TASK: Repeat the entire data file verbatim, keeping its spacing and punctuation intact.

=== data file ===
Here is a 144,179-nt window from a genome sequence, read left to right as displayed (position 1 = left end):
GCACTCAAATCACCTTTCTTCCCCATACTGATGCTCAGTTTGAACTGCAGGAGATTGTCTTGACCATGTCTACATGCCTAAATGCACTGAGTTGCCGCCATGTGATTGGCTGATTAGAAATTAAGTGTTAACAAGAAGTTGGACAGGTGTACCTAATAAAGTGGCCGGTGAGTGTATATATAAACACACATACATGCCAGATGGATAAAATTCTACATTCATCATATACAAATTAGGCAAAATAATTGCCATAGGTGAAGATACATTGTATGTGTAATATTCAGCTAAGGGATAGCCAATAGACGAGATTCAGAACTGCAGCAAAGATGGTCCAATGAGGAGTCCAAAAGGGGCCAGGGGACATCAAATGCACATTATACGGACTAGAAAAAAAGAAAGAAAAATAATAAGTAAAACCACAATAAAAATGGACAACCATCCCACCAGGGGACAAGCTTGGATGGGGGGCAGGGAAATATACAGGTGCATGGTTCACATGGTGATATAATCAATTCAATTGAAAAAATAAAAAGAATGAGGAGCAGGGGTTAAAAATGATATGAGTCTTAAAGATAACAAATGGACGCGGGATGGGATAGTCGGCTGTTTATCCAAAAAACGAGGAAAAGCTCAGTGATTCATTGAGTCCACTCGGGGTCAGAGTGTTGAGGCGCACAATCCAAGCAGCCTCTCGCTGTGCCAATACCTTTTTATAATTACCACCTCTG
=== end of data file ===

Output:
Here is a 144,179-nt window from a genome sequence, read left to right as displayed (position 1 = left end):
GCACTCAAATCACCTTTCTTCCCCATACTGATGCTCAGTTTGAACTGCAGGAGATTGTCTTGACCATGTCTACATGCCTAAATGCACTGAGTTGCCGCCATGTGATTGGCTGATTAGAAATTAAGTGTTAACAAGAAGTTGGACAGGTGTACCTAATAAAGTGGCCGGTGAGTGTATATATAAACACACATACATGCCAGATGGATAAAATTCTACATTCATCATATACAAATTAGGCAAAATAATTGCCATAGGTGAAGATACATTGTATGTGTAATATTCAGCTAAGGGATAGCCAATAGACGAGATTCAGAACTGCAGCAAAGATGGTCCAATGAGGAGTCCAAAAGGGGCCAGGGGACATCAAATGCACATTATACGGACTAGAAAAAAAGAAAGAAAAATAATAAGTAAAACCACAATAAAAATGGACAACCATCCCACCAGGGGACAAGCTTGGATGGGGGGCAGGGAAATATACAGGTGCATGGTTCACATGGTGATATAATCAATTCAATTGAAAAAATAAAAAGAATGAGGAGCAGGGGTTAAAAATGATATGAGTCTTAAAGATAACAAATGGACGCGGGATGGGATAGTCGGCTGTTTATCCAAAAAACGAGGAAAAGCTCAGTGATTCATTGAGTCCACTCGGGGTCAGAGTGTTGAGGCGCACAATCCAAGCAGCCTCTCGCTGTGCCAATACCTTTTTATAATTACCACCTCTG